The Toshiba HD-A3 arrived earlier this week and I promised I was going to write about my experience with it. Unfortunately, the installation of the player was so simple, I don't have much to write. I plugged it in, connected it by HDMI cable to my HDTV and it plays all my discs perfectly at 1080i. A perfectly seamless process, unlike most electronics installations these days. Honestly, I wish I had gotten a player sooner. The headaches with playing HD-DVDs on my HTPC were really not worth it, though I did end up with a much lower price and a boat-load of free HD-DVDs.
Instead, here's some more about the HD format war. With the Christmas shopping season on, things are certainly heating up. Word is that Toshiba sold 90k HD-DVD players during the week that the Toshiba HD-A2s went on sale for $98 at Best Buy and Wal-Mart. Good news for them, but HD-DVD still has a smaller installed base compared to Blu-ray when PS3s being used to watch Blu-ray movies are factored in. The entry level Sony player (BDP-S300) is still selling for about twice the Toshiba HD-A3, so we'll how sales go through the holiday season. Toshiba seems well aware that this time is crucial for HD-DVD.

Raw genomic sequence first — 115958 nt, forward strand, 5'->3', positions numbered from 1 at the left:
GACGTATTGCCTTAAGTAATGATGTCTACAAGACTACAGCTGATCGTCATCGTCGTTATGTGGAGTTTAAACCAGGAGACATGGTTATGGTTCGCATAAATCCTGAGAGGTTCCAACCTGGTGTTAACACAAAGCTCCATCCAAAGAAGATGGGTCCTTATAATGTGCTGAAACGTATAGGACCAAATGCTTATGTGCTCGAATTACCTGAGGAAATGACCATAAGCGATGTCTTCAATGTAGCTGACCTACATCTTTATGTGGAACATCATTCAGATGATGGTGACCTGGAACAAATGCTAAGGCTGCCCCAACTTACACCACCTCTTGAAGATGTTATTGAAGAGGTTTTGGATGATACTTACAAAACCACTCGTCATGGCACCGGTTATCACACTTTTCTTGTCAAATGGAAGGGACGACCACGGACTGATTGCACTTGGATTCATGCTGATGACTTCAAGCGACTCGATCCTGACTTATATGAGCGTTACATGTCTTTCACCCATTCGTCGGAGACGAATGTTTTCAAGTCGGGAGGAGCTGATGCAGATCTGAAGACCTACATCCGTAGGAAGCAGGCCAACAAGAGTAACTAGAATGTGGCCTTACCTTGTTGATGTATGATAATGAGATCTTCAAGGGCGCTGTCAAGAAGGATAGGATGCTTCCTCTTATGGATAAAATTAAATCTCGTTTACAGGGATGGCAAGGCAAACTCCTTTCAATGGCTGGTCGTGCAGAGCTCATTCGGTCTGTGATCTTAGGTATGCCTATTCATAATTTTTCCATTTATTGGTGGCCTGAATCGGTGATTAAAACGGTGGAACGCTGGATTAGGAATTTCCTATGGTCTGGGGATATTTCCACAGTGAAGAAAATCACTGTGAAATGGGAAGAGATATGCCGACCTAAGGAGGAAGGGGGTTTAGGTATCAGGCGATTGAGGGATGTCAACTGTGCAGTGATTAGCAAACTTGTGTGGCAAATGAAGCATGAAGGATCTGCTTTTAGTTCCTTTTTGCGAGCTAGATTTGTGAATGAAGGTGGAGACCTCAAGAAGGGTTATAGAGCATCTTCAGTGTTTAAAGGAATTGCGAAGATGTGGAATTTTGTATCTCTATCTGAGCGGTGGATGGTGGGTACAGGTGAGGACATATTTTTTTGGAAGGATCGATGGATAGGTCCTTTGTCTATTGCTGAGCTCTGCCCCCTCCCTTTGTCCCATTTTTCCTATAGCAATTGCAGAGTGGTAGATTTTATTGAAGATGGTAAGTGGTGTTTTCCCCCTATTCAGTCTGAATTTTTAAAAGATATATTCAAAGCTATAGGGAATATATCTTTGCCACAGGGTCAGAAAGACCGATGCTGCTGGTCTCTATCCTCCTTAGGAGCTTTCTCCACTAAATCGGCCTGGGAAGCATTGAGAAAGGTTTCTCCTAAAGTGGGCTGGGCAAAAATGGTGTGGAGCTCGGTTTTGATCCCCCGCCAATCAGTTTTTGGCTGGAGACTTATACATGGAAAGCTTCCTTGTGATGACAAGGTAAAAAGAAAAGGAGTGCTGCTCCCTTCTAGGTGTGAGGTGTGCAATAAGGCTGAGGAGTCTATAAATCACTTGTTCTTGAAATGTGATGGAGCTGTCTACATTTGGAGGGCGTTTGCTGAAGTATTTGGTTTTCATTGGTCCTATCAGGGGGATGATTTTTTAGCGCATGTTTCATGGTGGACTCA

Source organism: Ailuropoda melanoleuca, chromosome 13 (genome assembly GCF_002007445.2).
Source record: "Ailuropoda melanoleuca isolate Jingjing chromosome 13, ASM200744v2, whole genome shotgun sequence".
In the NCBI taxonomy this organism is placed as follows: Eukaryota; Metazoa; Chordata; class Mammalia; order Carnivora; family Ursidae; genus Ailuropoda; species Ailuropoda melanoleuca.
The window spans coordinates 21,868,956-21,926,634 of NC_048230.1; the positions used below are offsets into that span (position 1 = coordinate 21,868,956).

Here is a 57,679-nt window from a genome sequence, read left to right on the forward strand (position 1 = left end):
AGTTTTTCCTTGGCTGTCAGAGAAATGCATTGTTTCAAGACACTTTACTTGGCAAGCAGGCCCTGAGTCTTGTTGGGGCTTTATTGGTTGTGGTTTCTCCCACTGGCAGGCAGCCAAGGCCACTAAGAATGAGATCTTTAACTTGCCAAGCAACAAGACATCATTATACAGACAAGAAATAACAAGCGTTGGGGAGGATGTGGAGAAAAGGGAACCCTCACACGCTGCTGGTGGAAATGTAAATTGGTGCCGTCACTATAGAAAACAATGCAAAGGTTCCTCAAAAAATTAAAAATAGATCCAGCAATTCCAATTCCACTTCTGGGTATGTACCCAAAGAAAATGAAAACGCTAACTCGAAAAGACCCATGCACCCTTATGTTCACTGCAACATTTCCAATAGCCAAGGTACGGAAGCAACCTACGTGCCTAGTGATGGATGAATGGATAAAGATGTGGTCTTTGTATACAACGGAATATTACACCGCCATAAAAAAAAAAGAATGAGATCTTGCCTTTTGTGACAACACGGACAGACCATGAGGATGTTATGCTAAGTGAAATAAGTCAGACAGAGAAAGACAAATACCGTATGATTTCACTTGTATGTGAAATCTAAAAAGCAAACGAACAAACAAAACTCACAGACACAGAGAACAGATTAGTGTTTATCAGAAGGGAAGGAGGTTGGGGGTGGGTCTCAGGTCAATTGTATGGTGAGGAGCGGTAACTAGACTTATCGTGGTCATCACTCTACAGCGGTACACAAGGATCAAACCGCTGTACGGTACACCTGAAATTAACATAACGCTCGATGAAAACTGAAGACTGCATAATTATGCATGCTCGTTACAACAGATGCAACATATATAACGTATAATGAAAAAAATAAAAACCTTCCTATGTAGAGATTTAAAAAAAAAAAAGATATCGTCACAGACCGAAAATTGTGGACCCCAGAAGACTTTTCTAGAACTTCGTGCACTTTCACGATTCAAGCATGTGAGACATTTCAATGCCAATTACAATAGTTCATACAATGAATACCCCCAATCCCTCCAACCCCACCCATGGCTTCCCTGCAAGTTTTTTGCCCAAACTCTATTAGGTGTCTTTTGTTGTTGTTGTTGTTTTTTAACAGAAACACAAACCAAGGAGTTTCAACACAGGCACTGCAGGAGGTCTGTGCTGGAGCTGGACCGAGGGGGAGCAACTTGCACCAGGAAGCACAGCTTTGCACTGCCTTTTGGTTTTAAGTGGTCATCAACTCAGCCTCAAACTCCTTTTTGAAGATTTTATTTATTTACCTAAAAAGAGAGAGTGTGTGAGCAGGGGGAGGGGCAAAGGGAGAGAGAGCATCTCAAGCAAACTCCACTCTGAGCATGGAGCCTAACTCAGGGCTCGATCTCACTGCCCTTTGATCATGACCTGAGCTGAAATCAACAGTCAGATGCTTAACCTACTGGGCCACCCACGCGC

Disc sales numbers for the week including Black Friday are now in, showing an almost 3-to-1 advantage for Blu-ray, up from 2-to-1 in recent months. At first glance, this might seem odd with jump in HD-DVD player sales, but it's pretty likely that a large number of those players were bought as Christmas gifts. The bump in Blu-ray sales could also be explained by high sales of new releases. January disc sales numbers should prove telling.
In any case, I still hold firm to my belief that both formats will live on. Sony CEO Howard Stringer seems to share my view, having recently said he believes the war will end in a stalemate. Naturally, he quickly backpedaled from that position, but the fact that the head of the company arguably winning the war even hinted that we'll end up with a stalemate is pretty interesting.
Choice Downloads - May
7 years ago